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American Alsatian Dog Breed Info: Pictures, Personality & Facts

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By Nicole Cosgrove

American Alsatian

Height: 24 – 28 inches
Weight: 75 – 120 pounds
Lifespan: 9 – 13 years
Colors: Silver sable, golden sable, black silver sable, tri-sable, tri-sable golden grey, silver, and cream.
Suitable for: Families, couples, singles
Temperament: Family-oriented, loyal, watchful

The American Alsatian is a recent purebred dog created by crossing the German Shepherd with the Alaskan Malamute along with a few other breeds, including the English Mastiff, Great Pyrenees, Anatolian Sheppard, and the Irish Wolfhound. Bred to look like the now-extinct Dire Wolf, the American Alsatian is a giant breed with plenty of fur, and each breed contributes to the overall look. These breeds also help give the dog their pleasant temperament. Selective breeding then refined the breed into its modern form.

Since 1988, the American Alsatian has had three official names beginning with the title North American Shepalute. In 2004, it became known as the Alsatian Shepalute, and finally, in 2010, it became the American Alsatian. The name changes were the result of concern over the name sounding too much like a crossbreed.

Divider 1American Alsatian Puppies


There are very few American Alsatian puppy breeders, so expect to pay high prices for these pups. You may also have to put your name on a long waitlist. This crossbreed is not yet accepted by kennel clubs for participation in competitions, and though a breed standard exists, it is difficult to obtain breeding rights.

It is also unlikely that you will find an American Alsatian in a local shelter, so you will have little choice but to wait until one becomes available from a reputable breeder. You can always visit a dog shelter and ask if there are other mixed dogs that resemble the American Alsatian, or you can visit the puppies at the shelter and might just fall in love with your future furry friend.

3 Little-Known Facts About the American Alsatian

1. American Alsatian is a low energy dog.

2. The American Alsatian was developed by a single breeder, Lois Denny.

3. The American Alsatian was developed to look like the Dire Wolf, an extinct, large wolf known to inhabit North America.

The parent breeds of American Alsatian
The parent breeds of American Alsatian: Left – German Shepherd (Anna Dudkova, Unsplash) | Right – Alaskan Malamute (Tatyana Kuznetsova, Shutterstock)

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Temperament & Intelligence of the American Alsatian 🧠

The American Alsatian is a calm, quiet dog. They enjoy being with the family and like to play with children and other pets. They tend to remain aloof around strangers, making them great watchdogs, but they never become aggressive. It’s an alert breed that will investigate the quietest sounds, and they learn quickly.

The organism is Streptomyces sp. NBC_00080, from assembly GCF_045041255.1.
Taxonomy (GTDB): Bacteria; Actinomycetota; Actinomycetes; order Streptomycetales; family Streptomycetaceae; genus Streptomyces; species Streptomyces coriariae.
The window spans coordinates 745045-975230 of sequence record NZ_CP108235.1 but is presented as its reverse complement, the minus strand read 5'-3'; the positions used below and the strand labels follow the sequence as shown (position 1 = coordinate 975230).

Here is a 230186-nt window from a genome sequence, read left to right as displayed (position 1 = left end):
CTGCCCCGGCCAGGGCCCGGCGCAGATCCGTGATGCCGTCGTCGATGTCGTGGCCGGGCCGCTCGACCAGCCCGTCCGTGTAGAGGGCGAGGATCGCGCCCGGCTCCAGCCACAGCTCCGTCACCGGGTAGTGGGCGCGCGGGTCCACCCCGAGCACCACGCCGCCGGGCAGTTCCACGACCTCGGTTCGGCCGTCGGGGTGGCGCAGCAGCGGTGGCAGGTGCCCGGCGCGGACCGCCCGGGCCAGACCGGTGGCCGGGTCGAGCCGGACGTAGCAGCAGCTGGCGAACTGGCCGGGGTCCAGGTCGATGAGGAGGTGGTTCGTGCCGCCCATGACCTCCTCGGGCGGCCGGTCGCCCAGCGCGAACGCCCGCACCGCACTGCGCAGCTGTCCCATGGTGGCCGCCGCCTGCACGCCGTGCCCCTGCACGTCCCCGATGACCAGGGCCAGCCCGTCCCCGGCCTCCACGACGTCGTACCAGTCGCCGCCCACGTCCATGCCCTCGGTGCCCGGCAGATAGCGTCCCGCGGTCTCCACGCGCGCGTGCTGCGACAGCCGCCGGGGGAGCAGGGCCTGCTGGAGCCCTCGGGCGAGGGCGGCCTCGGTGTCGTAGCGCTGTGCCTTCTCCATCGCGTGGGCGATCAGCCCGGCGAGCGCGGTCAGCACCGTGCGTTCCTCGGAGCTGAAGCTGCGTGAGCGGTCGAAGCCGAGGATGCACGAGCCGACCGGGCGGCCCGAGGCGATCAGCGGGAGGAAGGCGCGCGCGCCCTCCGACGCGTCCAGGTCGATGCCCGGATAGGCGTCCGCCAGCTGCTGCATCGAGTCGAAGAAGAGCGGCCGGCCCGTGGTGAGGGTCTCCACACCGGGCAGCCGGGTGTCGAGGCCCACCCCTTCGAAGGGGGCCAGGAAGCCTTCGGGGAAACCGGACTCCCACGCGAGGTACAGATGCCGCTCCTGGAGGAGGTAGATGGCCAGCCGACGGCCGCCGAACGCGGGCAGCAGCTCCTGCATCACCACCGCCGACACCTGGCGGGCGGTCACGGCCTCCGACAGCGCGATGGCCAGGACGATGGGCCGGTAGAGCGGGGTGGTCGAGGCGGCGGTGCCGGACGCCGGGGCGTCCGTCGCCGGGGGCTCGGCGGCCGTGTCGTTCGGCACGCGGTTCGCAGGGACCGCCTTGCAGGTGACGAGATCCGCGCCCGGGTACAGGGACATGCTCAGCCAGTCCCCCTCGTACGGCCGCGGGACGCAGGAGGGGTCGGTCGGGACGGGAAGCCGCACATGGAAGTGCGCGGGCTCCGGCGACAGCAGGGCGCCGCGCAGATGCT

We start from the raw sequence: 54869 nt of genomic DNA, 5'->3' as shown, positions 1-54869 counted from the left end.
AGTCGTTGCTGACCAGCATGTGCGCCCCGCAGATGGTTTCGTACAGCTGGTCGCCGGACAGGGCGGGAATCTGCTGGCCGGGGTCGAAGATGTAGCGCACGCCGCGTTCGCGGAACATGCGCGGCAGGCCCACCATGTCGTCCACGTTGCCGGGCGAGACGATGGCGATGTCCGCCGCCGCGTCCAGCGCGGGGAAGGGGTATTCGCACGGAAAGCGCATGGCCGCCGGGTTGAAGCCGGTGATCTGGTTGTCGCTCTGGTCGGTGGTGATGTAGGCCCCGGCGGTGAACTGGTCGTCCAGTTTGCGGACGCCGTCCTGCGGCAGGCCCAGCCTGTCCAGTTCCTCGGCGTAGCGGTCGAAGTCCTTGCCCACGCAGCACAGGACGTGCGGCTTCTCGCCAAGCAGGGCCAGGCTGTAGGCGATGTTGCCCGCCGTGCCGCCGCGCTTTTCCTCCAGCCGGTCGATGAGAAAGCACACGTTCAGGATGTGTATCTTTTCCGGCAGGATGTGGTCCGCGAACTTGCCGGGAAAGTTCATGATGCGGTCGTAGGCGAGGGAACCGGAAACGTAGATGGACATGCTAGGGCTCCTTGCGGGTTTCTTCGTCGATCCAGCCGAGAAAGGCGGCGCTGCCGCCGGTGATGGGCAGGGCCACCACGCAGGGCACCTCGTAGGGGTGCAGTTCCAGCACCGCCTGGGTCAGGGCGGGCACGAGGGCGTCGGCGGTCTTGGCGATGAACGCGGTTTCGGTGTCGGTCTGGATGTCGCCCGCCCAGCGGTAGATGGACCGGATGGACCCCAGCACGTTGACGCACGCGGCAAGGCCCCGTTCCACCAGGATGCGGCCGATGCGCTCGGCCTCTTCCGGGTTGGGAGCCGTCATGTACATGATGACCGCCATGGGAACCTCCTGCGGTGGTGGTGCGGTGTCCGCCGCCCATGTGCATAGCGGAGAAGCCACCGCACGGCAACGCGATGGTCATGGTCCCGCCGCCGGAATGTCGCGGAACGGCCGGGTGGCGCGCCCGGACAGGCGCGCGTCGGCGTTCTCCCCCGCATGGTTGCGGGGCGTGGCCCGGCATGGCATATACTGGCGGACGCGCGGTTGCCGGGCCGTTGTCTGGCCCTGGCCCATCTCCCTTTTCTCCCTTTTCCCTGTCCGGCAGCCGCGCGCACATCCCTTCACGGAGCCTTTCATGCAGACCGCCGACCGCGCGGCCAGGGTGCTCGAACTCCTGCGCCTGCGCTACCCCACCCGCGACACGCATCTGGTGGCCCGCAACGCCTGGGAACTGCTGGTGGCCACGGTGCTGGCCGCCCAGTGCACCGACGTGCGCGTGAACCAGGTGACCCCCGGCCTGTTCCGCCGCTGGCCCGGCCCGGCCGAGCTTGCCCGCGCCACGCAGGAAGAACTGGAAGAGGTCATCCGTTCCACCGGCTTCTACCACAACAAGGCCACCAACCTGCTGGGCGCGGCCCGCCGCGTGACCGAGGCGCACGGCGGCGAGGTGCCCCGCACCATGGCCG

American Alsatians are not barkers, and they stay calm even when threatened. You will need to be the one to initiate play or they will lie around all day and gain weight, which can lead to several health problems.

Are These Dogs Good for Families? 🏡

The American Alsatian is a great family pet because they like to stay home and lie at one of the family members’ feet. They don’t bark a lot but will alert you of any danger, and they’re so calm they’re rarely bothered by thunderstorms or even fireworks. They won’t jump on family members or visitors, and they tolerate children well.

Does This Breed Get Along With Other Pets? 🐶 😽

The American Alsatian is so calm and relaxed that they’re rarely bothered by other family pets, even when the other pet is the aggressor. They’re friendly and will snuggle up to other pets if they allow it. They will also allow most small animals to pass through the yard and are friendly with other dogs in the home.

Divider 4Things to Know When Owning an American Alsatian

Food and Diet Requirements 🦴

The American Alsatian is a large dog, so it’s going to require plenty of high-quality food. Any 100-pound dog is likely to suffer joint problems later in life, so it is important to feed them food high in glucosamine and omega fats. These ingredients will help prolong the onset of joint problems and help reduce swelling and pain when it has set in. Foods fortified with antioxidants and probiotics are also beneficial to your dog’s health. Get food with a meat listed as its top ingredient that does not contain any chemical ingredients, and spread the food out over several meals to aid digestion.

american alsatian
By: Anna Krivitskaya, Shutterstock

Daily Exercise Requirements 🐕

The American Alsatian is a relaxed dog that likes to lie around the house. They will rarely get up without coaxing even if you’ve been gone for several hours, but they will still need to get an hour of activity per day. Walking is the best choice since they are often slow and hesitant to do much more, and you can expect some resistance even to a walk.